Why does vanilla extract get all the attention? Seems like every single recipe calls for a teaspoon or so of this tired brown liquid. No disrespect to vanilla, but–wait. I take that back. Disrespect indeed. This King of Extracts has ruled for too long, and for what? An assumed flavor enhancement that we all just accept, even though if you taste the darn liquid straight up it burns like a bitter earthy fire in your mouth.
I know that when “science” comes into play its supposed to make food like cakes taste better, but have you ever forgotten to add vanilla and then truly missed its presence? Probably not. So, why are we stuck worshiping this nepotism-fueled pantry staple?
Well, turns out in 1875 it was actually part of the law set down Queen Victoria, which stated, “Every baked good shall thee include thy vanilla extractacus.”
Okay, that didn’t happen.
But this isn’t a historical blog and right now there’s no need to look at the past, because the future is here: Orange Extract (or as her supporters are calling her, Orange-X).
Before we get into what Orange-X can help enhance, I encourage you to just taste it straight up (or with ice if you prefer). Not bad, right? I’m not going to be drinking it by the glassful, but it tastes like it should.
I have no allegiance to orange extract brands and nobody has paid me to endorse any, so any type will do. OR if you like the idea of bottles filled with orange rind and vodka sitting around your house for a few months you can follow these instructions from the just-making-noise blog and make it yourself. I do want to try making my own at some point, or I’ll gladly sample someone else’s homemade orange extract.
ORANGE EXTRACT IS BETTER THAN VANILLA EXTRACT
1. Orange French Toast / Pancakes – Many recipes call for vanilla extract, so just swap it out with your new BFF, Orange-X. I think the hint of orange is small change that helps breakfast feel new. Vanilla who?
2. Orange Maple Syrup – If you’re going to spice up French toast or pancakes, you can’t use REGULAR maple syrup. Boring. Add a splash of Orange-X to your favorite syrup. I’ve actually started to like this better than regular maple syrup because it helps cut the sweetness a bit with the citrus tang.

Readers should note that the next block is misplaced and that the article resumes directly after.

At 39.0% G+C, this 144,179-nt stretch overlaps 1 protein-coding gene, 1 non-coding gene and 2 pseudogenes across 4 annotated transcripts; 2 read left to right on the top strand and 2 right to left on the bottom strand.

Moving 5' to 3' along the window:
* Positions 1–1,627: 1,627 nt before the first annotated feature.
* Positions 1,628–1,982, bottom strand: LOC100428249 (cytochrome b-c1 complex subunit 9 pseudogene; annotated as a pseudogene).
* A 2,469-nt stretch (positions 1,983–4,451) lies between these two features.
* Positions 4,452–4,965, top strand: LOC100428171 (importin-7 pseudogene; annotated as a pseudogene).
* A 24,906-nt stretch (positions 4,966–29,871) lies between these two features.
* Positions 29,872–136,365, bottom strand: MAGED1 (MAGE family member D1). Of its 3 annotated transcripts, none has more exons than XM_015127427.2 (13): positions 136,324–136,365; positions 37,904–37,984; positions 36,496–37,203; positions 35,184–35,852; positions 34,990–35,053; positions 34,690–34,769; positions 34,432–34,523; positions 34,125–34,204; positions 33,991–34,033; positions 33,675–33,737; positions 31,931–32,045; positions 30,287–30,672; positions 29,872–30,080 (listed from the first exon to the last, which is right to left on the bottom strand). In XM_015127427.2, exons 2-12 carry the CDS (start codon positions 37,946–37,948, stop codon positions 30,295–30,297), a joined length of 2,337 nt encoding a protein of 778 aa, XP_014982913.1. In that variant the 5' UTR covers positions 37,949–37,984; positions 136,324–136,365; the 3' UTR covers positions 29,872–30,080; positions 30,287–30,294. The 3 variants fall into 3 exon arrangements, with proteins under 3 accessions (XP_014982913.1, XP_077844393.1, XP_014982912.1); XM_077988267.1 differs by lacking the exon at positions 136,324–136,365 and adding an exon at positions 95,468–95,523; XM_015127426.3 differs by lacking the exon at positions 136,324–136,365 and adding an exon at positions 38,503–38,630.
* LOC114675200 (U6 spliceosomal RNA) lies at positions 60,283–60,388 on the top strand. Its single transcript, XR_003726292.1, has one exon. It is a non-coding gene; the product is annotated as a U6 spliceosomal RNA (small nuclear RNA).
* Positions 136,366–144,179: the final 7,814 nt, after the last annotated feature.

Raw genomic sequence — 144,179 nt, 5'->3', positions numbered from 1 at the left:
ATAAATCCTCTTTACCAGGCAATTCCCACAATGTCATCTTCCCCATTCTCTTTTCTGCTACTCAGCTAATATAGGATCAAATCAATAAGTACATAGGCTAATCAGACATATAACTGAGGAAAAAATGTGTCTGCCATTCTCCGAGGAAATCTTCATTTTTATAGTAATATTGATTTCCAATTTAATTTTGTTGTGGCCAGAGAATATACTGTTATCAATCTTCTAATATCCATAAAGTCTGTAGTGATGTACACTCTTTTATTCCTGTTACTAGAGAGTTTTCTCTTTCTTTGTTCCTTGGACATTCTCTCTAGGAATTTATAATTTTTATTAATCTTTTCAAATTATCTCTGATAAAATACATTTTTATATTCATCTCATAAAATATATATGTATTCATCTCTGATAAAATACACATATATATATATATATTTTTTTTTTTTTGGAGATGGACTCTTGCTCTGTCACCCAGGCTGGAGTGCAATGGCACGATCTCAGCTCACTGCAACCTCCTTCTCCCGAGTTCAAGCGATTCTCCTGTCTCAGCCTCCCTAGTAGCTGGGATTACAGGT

3. Orange Yogurt – You could buy orange yogurt, but what if you wake up one morning and you have a ridiculous craving for something orangey and yogurty? (This is based on a true story, by the way.) All you have in the refrigerator is Noosa honey yogurt, but you do have Orange-X (because it’s now a staple in your cupboard). A few splashes later you’ve just satisfied your craving. Here’s the kicker: Noosa doesn’t even make orange yogurt, so it would be impossible to buy this!
4. Orange Coffee – Even though I like my lattes sweet and creamy like dessert, I’m not a huge fan of flavored coffees. There’s always an overwhelmingly manufactured taste that steps on the coffee flavor. For the most part, I like my coffee to taste like coffee (albeit with copious amounts of milk and sugar), but occasionally it’s a real hoot to try something new and adding a few drops of Orange-X is a nice change. Breakfast often includes OJ and coffee, so why not sort-of-combine the two?
5. Orange Whipped Cream – I love the combination of chocolate and orange. I love the combination of chocolate cake and whipped cream. If only there were a way to combine those two statements into a an easy dessert that my whole mouf will enjoy… Most of the time when making fresh whipped cream, I toss that wretched vanilla extract in, so a quick substitution of Orange-X helps pop a bit of orange into an otherwise pedestrian meal. Just wait for your mother-in-law to be all like, “Is that…do I taste…ORANGE?”
You get the point.
Any other ideas on how we can bring down the Vanilla Extract Empire from our lives and make room for Orange-X?